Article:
It’s a flurry of emotions but we move swiftly through the moment that should’ve been something to linger on. We, just like them, move on swiftly from the sadness that is losing a friend, lover and daughter. Instead, we move to Mi-jo keeping her promise of meeting Chan-young’s parents, Joo-hee has opened up her nail studio and Jin-seok, too, helps out washing dishes for Chan-young’s parents. It’s apparent that, even though everyone misses her presence, Chan-young is always with them.
Mi-jo decides to adopt Choi Hoon and Seon-u’s father finally decides to meet Mi-jo’s parents. Later, as Chan-young’s film releases, it’s a mix of emotions from everyone in her life. Although most of them cry, it’s mixed with a lot of happiness as well. To be able to see and hear her feels like a blessing – something that they can always have with them. Mi-jo, however, is apprehensive about watching the movie and has a heart-to-heart about the reasons with Joo-hee later on.
It seems like Chan-young has everyone planned, though. That night, Mi-jo gets a surprise from Chan-young via Joo-hee. She left is specifically so that Mi-jo will get it when she’s having a hard time. It’s a bracelet and a pendrive, the latter of which contains a video of Chan-young… well, it’s a heartbreaking video about friendship, gratitude and celebrating what you love.
Life goes on and people move on, somewhat. It’s difficult to get used to Chan-young not being there. But you learn to cope and live your life. So you sometimes slip – you call that old number, you cry a little when you miss them. It’s a part of getting used to that void and that’s ok. Do you ever get used to it? Probably not, but you try.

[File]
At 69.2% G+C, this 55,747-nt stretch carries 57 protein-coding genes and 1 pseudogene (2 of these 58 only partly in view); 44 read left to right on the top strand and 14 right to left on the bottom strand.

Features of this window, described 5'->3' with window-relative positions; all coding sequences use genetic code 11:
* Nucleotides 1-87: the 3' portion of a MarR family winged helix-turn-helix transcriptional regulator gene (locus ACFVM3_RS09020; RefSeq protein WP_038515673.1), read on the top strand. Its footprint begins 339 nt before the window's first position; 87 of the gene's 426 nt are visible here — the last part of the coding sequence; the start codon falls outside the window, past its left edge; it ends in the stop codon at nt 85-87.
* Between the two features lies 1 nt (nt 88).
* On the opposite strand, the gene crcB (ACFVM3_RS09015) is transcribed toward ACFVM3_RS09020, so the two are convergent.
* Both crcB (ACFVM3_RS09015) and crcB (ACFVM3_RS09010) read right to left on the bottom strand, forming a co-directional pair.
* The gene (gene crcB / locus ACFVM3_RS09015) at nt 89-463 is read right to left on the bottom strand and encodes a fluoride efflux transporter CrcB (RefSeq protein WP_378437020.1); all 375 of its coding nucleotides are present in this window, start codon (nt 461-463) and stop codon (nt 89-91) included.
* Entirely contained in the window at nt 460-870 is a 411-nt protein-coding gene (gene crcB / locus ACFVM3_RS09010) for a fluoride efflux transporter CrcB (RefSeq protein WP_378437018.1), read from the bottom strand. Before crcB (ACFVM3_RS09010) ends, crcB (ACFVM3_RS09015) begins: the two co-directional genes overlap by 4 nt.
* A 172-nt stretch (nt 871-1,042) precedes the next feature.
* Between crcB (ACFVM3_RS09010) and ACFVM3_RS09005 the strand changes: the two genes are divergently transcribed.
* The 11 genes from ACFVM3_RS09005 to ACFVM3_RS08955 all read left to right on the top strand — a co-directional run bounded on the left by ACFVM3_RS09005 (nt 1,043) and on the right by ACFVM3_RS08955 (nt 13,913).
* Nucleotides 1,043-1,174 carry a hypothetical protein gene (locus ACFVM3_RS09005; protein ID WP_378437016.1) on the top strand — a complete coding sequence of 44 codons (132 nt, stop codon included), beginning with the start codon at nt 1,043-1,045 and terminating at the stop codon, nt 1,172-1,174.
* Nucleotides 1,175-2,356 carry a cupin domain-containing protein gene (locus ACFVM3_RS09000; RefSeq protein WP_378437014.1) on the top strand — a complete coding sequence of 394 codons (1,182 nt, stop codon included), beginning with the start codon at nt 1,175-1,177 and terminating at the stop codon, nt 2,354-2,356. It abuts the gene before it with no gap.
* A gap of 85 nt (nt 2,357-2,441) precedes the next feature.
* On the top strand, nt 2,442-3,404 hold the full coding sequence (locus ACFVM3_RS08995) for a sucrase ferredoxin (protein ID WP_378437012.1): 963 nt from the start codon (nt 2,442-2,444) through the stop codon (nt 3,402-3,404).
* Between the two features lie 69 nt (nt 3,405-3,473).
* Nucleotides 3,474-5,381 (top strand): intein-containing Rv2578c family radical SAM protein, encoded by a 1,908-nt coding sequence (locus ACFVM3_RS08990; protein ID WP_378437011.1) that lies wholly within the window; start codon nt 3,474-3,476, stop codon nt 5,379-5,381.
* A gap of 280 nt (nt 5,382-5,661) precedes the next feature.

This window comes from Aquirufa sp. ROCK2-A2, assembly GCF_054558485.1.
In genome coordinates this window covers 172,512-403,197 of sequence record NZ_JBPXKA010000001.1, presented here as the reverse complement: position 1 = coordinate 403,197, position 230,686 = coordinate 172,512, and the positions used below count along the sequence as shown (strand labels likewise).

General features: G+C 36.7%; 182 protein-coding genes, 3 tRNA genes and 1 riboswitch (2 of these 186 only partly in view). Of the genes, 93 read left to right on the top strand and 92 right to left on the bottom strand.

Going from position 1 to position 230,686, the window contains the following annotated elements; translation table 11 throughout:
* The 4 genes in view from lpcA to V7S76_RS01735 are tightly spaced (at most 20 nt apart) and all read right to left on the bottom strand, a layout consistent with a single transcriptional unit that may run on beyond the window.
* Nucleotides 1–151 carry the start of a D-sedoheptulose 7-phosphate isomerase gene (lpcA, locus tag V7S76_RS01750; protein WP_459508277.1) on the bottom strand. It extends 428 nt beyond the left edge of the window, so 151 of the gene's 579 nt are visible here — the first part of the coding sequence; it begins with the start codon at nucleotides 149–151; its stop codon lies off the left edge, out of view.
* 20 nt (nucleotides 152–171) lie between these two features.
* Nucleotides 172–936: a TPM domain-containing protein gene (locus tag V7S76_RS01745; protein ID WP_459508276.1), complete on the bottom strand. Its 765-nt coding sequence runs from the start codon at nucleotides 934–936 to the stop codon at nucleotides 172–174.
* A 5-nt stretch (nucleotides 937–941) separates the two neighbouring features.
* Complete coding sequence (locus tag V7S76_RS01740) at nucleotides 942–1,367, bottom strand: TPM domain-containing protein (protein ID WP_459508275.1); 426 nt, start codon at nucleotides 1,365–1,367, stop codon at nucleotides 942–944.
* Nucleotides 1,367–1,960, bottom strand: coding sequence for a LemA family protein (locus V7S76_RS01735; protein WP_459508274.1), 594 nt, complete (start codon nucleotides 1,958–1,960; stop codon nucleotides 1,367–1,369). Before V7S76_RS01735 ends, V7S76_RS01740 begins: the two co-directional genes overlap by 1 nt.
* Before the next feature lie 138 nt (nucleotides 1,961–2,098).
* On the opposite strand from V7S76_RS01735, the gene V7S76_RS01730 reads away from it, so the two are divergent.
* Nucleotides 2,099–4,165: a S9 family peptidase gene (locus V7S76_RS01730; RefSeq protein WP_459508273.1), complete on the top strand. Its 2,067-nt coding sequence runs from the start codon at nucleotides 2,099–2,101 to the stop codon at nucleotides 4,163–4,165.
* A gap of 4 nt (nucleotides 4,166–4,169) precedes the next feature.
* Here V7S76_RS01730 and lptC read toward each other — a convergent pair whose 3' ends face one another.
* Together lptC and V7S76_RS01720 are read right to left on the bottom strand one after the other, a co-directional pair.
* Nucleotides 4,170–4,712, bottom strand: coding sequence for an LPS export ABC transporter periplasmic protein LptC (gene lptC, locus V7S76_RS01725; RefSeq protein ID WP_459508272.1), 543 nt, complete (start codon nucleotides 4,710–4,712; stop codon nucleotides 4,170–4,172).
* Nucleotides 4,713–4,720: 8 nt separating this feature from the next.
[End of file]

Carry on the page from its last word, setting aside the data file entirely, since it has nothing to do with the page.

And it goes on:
Final Thoughts: Thirty Nine Episode 12
I liked this episode. I liked how they ended the season with hope with still with the thought that it’s devastating to lose someone. What took the cake, honestly, was Son Ye-jin who was tremendous as Mi-jo. That scene where she sobs watching Chan-young’s video is absolutely haunting and heartbreaking.
I liked how they did not dwell on the dying itself and instead showcased how the people closest to Chan-young reacted to the news of her passing and then continued with their lives. As I said before, it’s not easy. But, you have to get through it. You have to cope. I am a bit confused, however, whether I would’ve enjoyed dwelling on the fact a smidge more or whether quickly pushing through it is good enough. On one hand, we put so much time and effort into Chan-young’s illness and inevitable death so the event just whooshing past feels a bit offputting. On the other hand, we’ve had too much heartbreak for one season and watching Chan-young going through hell really wouldn’t have added anything. But at the end of it, I think I am glad that we passed through it. I think it made sense in the bigger picture.
All in all, Thirty Nine hasn’t been a flawless series, but it definitely has ended on a hopeful note. It’s shocking how quickly they discarded the bio mom episode after making a stink about it for so long. Either way, I am glad to be rid of an unnecessary plot point by the end of it and have something heartwarming to watch.
Thirty-Nine is streaming on Netflix.